On a recent rainy Saturday, we made a trip to Tacoma to visit Greg Owen at his studio. Greg is a longtime friend and artist of the gallery, and his new series of masks has really captured our attention. For years, he showed his formeyearos (oblong abstract blown glass forms) in successful shows at Traver Gallery and Vetri. With the masks he’s found a new voice and begun a second act in his artistic career.
Sipping drinks from handblown dimpled cups, we sunk into his red leather couch and listened to records from his obsessively curated collection. His space has glass sculptures clustered together — many gifted from artist friends — ephemera from a lifetime of travels, and vintage pin-up paraphernalia poking out amongst stacks of books.
Greg’s genuine personality, international experiences (born in Hong Kong and has traveled and worked abroad extensively) and years of yoga training clearly influence his work. His masks exude a sense of warmth and inclusivity. Deeply influenced by the belief that art can break through cultural and economic barriers, he creates work that presents a melting pot of facial features and motifs.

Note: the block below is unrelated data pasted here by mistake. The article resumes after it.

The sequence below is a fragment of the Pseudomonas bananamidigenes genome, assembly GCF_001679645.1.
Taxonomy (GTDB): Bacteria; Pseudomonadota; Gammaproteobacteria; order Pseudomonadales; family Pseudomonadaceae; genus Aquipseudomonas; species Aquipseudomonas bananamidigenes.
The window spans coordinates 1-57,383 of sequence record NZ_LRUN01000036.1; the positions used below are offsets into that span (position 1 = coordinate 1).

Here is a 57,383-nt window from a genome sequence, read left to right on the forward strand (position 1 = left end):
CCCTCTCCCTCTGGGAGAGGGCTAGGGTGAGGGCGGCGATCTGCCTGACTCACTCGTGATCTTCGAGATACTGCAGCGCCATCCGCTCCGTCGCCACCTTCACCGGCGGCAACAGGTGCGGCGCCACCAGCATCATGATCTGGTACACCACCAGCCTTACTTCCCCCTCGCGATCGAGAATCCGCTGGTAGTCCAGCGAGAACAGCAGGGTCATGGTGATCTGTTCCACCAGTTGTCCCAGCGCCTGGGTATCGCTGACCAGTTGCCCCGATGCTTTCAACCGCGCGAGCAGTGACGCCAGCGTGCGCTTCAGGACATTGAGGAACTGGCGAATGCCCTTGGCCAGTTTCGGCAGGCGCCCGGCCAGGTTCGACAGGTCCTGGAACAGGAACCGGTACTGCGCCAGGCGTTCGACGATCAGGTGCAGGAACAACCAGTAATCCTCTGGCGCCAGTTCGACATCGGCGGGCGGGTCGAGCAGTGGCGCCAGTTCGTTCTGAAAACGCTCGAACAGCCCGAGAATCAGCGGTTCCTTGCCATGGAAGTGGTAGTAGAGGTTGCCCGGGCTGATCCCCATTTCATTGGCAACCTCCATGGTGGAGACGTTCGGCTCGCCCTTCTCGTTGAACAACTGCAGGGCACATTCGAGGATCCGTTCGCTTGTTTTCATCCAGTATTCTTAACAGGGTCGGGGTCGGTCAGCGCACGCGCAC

Unlike many glass sculptors, Greg doesn’t aim for the technically perfect — it’s not all symmetrical circles and straight lines; he prefers it that way. With just a few tools and a gather of hot glass, he creates something that appears effortless and confident. Of his process, he says: “It’s more spiritual. The in the moment, no mistakes, no erasers mentality is a very freeing process. It allows them to be what they are. I kind of roll out the glass and whatever the profile is, I go from there. It started as all the guys with beards because it started as Vikings. Then I flip it upside down, and I got these great beehive hairdos. It was incredibly liberating to do this and have people say, ‘Oh, I get it.’”
We are thrilled to spotlight Greg Owen’s work. Visit the gallery to interact with this exciting new series.